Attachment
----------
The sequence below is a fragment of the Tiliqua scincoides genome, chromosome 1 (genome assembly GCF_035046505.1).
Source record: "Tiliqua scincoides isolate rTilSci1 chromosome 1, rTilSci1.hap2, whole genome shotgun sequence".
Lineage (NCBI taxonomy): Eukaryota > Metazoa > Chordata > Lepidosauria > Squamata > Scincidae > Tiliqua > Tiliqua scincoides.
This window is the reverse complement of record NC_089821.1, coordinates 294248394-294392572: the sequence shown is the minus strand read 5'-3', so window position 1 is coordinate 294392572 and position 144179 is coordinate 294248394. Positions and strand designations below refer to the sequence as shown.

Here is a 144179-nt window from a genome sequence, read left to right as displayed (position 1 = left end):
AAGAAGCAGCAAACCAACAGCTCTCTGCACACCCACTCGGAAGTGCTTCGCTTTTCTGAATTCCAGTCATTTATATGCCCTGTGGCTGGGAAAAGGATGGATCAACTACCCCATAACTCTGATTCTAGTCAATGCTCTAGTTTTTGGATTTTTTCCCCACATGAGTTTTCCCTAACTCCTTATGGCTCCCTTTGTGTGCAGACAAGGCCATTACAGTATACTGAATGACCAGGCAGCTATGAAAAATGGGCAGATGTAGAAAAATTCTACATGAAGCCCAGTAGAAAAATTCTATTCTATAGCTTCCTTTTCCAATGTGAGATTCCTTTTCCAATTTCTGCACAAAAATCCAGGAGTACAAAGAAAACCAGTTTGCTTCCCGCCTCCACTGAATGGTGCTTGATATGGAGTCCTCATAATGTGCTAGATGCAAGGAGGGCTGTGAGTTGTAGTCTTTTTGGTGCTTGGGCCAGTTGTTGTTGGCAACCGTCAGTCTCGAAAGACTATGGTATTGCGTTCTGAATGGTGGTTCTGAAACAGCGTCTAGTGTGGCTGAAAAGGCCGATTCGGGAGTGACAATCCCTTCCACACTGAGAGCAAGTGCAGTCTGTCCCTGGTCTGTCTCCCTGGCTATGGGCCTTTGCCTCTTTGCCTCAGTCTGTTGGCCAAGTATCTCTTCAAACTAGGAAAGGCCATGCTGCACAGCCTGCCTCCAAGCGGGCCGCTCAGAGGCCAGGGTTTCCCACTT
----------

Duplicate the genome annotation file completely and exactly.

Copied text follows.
The sequence below is a fragment of the Tiliqua scincoides genome, chromosome 1 (genome assembly GCF_035046505.1).
Source record: "Tiliqua scincoides isolate rTilSci1 chromosome 1, rTilSci1.hap2, whole genome shotgun sequence".
Lineage (NCBI taxonomy): Eukaryota > Metazoa > Chordata > Lepidosauria > Squamata > Scincidae > Tiliqua > Tiliqua scincoides.
This window is the reverse complement of record NC_089821.1, coordinates 294248394-294392572: the sequence shown is the minus strand read 5'-3', so window position 1 is coordinate 294392572 and position 144179 is coordinate 294248394. Positions and strand designations below refer to the sequence as shown.

Here is a 144179-nt window from a genome sequence, read left to right as displayed (position 1 = left end):
AAGAAGCAGCAAACCAACAGCTCTCTGCACACCCACTCGGAAGTGCTTCGCTTTTCTGAATTCCAGTCATTTATATGCCCTGTGGCTGGGAAAAGGATGGATCAACTACCCCATAACTCTGATTCTAGTCAATGCTCTAGTTTTTGGATTTTTTCCCCACATGAGTTTTCCCTAACTCCTTATGGCTCCCTTTGTGTGCAGACAAGGCCATTACAGTATACTGAATGACCAGGCAGCTATGAAAAATGGGCAGATGTAGAAAAATTCTACATGAAGCCCAGTAGAAAAATTCTATTCTATAGCTTCCTTTTCCAATGTGAGATTCCTTTTCCAATTTCTGCACAAAAATCCAGGAGTACAAAGAAAACCAGTTTGCTTCCCGCCTCCACTGAATGGTGCTTGATATGGAGTCCTCATAATGTGCTAGATGCAAGGAGGGCTGTGAGTTGTAGTCTTTTTGGTGCTTGGGCCAGTTGTTGTTGGCAACCGTCAGTCTCGAAAGACTATGGTATTGCGTTCTGAATGGTGGTTCTGAAACAGCGTCTAGTGTGGCTGAAAAGGCCGATTCGGGAGTGACAATCCCTTCCACACTGAGAGCAAGTGCAGTCTGTCCCTGGTCTGTCTCCCTGGCTATGGGCCTTTGCCTCTTTGCCTCAGTCTGTTGGCCAAGTATCTCTTCAAACTAGGAAAGGCCATGCTGCACAGCCTGCCTCCAAGCGGGCCGCTCAGAGGCCAGGGTTTCCCACTT